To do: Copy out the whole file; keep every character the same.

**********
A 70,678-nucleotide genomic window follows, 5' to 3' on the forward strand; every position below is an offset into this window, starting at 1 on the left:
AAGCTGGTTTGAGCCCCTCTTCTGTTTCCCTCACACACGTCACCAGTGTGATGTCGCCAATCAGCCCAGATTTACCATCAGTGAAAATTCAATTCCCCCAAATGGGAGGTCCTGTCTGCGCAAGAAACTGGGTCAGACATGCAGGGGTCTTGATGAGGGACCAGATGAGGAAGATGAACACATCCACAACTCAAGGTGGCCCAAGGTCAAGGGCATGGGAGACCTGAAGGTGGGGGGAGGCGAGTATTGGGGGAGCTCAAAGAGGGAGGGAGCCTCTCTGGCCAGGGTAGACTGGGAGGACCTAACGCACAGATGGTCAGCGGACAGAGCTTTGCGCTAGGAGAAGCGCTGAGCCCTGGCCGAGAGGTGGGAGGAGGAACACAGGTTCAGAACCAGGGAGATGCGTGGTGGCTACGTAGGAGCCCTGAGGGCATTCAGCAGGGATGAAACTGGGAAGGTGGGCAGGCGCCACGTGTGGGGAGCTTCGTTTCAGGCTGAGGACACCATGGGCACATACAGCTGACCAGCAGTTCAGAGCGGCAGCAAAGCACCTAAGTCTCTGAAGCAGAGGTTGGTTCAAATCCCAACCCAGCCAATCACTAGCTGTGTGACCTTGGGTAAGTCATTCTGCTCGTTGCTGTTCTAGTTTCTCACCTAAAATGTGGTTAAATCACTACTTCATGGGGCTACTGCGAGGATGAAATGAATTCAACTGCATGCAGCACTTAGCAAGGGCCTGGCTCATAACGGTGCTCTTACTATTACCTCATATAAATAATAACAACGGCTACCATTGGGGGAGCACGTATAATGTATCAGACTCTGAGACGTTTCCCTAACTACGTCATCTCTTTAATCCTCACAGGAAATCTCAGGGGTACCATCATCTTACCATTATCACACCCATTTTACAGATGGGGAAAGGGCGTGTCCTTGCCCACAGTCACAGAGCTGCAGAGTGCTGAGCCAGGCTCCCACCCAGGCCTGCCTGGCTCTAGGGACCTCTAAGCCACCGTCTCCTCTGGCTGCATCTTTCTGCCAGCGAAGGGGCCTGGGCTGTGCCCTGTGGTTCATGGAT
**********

A 70,678-nucleotide genomic window follows, 5' to 3' on the forward strand; every position below is an offset into this window, starting at 1 on the left:
AAGCTGGTTTGAGCCCCTCTTCTGTTTCCCTCACACACGTCACCAGTGTGATGTCGCCAATCAGCCCAGATTTACCATCAGTGAAAATTCAATTCCCCCAAATGGGAGGTCCTGTCTGCGCAAGAAACTGGGTCAGACATGCAGGGGTCTTGATGAGGGACCAGATGAGGAAGATGAACACATCCACAACTCAAGGTGGCCCAAGGTCAAGGGCATGGGAGACCTGAAGGTGGGGGGAGGCGAGTATTGGGGGAGCTCAAAGAGGGAGGGAGCCTCTCTGGCCAGGGTAGACTGGGAGGACCTAACGCACAGATGGTCAGCGGACAGAGCTTTGCGCTAGGAGAAGCGCTGAGCCCTGGCCGAGAGGTGGGAGGAGGAACACAGGTTCAGAACCAGGGAGATGCGTGGTGGCTACGTAGGAGCCCTGAGGGCATTCAGCAGGGATGAAACTGGGAAGGTGGGCAGGCGCCACGTGTGGGGAGCTTCGTTTCAGGCTGAGGACACCATGGGCACATACAGCTGACCAGCAGTTCAGAGCGGCAGCAAAGCACCTAAGTCTCTGAAGCAGAGGTTGGTTCAAATCCCAACCCAGCCAATCACTAGCTGTGTGACCTTGGGTAAGTCATTCTGCTCGTTGCTGTTCTAGTTTCTCACCTAAAATGTGGTTAAATCACTACTTCATGGGGCTACTGCGAGGATGAAATGAATTCAACTGCATGCAGCACTTAGCAAGGGCCTGGCTCATAACGGTGCTCTTACTATTACCTCATATAAATAATAACAACGGCTACCATTGGGGGAGCACGTATAATGTATCAGACTCTGAGACGTTTCCCTAACTACGTCATCTCTTTAATCCTCACAGGAAATCTCAGGGGTACCATCATCTTACCATTATCACACCCATTTTACAGATGGGGAAAGGGCGTGTCCTTGCCCACAGTCACAGAGCTGCAGAGTGCTGAGCCAGGCTCCCACCCAGGCCTGCCTGGCTCTAGGGACCTCTAAGCCACCGTCTCCTCTGGCTGCATCTTTCTGCCAGCGAAGGGGCCTGGGCTGTGCCCTGTGGTTCATGGAT